- A new coalition of more than 350 environmental groups, renewable energy companies and minority advocates is pushing for House Democrats to maintain tax language increasing clean energy access for low-income communities in the budget reconciliation package.
- The House Ways and Means Committee last week passed the tax language of the $3.5 trillion budget reconciliation bill, which included extensions of the investment tax credit (ITC) and production tax credit (PTC) for solar and wind energy. The package would also boost tax credits for projects built near low-income and environmental justice communities.
- The new coalition, Residential Renewables for All, is pushing for Democrats to expand tax credits for residential clean energy purchases by making them either refundable or direct pay. “Without the direct pay option, the benefits of the residential tax credit tends to only benefit higher income households,” said Chelsea Barnes, legislative director for West Virginia-based Appalachian Voices.
The House tax package would be a major step towards Democrats’ goal of producing 80% of the nation’s electricity from clean energy sources by 2030. The ITC and PTC would be extended through 2033, with added credits for facilities using domestic materials and union labor. The bill would also expand credits for energy efficiency improvements, zero-emission nuclear power production and electric vehicle purchases.
However, Barnes said advocates were disappointed to not see direct pay for the solar ITC for residential customers under section 25D. A recent working paper from the Rand Corp. found that the current structure of the program limits its availability for households and businesses with lower tax burdens. With the bottom 50% of U.S. income earners paying an average of $626 per year for electricity, it would take at least seven years to monetize the tax credit under the current structure.
“Millions of households are currently unable to benefit from that tax credit and without that credit, it takes too long to break even,” said Barnes. “This could be a way to address those inequities and the energy burden facing low-income communities.”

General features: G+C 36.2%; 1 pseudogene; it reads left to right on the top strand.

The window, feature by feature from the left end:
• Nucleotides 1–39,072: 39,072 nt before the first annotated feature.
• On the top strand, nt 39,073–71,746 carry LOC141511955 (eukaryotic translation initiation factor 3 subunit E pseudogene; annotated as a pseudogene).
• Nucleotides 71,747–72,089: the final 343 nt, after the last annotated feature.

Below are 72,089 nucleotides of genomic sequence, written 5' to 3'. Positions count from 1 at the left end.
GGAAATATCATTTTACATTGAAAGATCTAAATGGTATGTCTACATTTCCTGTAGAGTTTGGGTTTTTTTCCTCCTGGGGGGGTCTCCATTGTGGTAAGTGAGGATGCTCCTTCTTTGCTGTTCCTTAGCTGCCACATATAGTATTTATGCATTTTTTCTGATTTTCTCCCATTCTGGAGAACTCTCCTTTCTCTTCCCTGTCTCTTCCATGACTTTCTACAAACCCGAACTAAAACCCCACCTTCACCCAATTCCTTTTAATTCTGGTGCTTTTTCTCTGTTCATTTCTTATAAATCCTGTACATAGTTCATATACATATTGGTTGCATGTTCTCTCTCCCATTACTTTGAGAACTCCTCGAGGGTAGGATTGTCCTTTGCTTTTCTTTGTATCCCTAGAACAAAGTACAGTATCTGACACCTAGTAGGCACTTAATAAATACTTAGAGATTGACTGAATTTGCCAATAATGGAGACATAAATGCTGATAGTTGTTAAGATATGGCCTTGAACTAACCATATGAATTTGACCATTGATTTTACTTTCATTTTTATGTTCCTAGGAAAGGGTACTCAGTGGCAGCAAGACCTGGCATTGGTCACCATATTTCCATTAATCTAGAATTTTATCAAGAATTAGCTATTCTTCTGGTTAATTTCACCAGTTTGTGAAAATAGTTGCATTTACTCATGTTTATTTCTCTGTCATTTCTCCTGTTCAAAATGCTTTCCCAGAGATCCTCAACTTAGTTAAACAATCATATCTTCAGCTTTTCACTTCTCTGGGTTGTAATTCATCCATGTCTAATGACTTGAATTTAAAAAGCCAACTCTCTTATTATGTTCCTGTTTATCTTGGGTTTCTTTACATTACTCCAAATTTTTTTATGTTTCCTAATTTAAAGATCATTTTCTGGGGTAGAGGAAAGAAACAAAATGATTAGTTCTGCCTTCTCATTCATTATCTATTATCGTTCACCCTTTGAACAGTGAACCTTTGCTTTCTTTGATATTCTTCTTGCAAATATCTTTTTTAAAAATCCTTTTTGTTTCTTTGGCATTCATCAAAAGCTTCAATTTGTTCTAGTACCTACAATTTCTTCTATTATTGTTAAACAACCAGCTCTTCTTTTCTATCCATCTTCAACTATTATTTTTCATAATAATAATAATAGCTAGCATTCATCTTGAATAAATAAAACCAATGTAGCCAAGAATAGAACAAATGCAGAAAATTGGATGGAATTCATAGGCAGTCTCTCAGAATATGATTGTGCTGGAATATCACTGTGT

Appalachian Voices is one of the members of the Residential Renewables for All coalition, which launched this month to promote 25D reforms during the budget reconciliation debate. The coalition also includes the NAACP, Black Owners of Solar Services, National Wildlife Federation, Solar United Neighbors and other clean energy groups.
Senate Finance Committee Chairman Ron Wyden, D-Ore., has indicated his committee, which will write the upper chamber’s tax language, would rely on the Clean Energy for America Act, which passed the committee in May. That bill would create technology-neutral tax credits for projects that meet certain emissions reduction and labor requirements, coupled with incentives for energy efficiency technology and electric vehicles.
The House bill also expands the ITC for solar projects that serve certain low-income communities. Projects can receive an additional 10% credit for being located in a low-income community and an additional 20% for being part of a qualifying low-income residential building project or economic benefit project. That credit increase for the section 48 ITC has a capacity limitation of 1.8 GW per year through 2031, with any unused capacity rolling over to the following year. A similar incentive is in the Senate bill.
The bill also creates a refundable competitive credit of $1 billion per year for higher education institutions working on environmental justice programs.
As Democrats combine committee language to assemble the budget reconciliation bill — and possibly pare the bill’s size down to gain the support of moderates — environmental groups say they’ll continue to fight for clean energy language that benefits environmental justice communities. In a statement, Sierra Club legislative director Melinda Pierce said the bill could “alleviate some of the pollution impacts that have been borne by communities and help the country build back better.”
“The tax package will serve as a major driver of climate action and clean energy deployment at a scale that can truly transform the way we power our economy — our homes, buildings and transportation sector — while protecting public health by cleaning up our air and water,” Pierce said.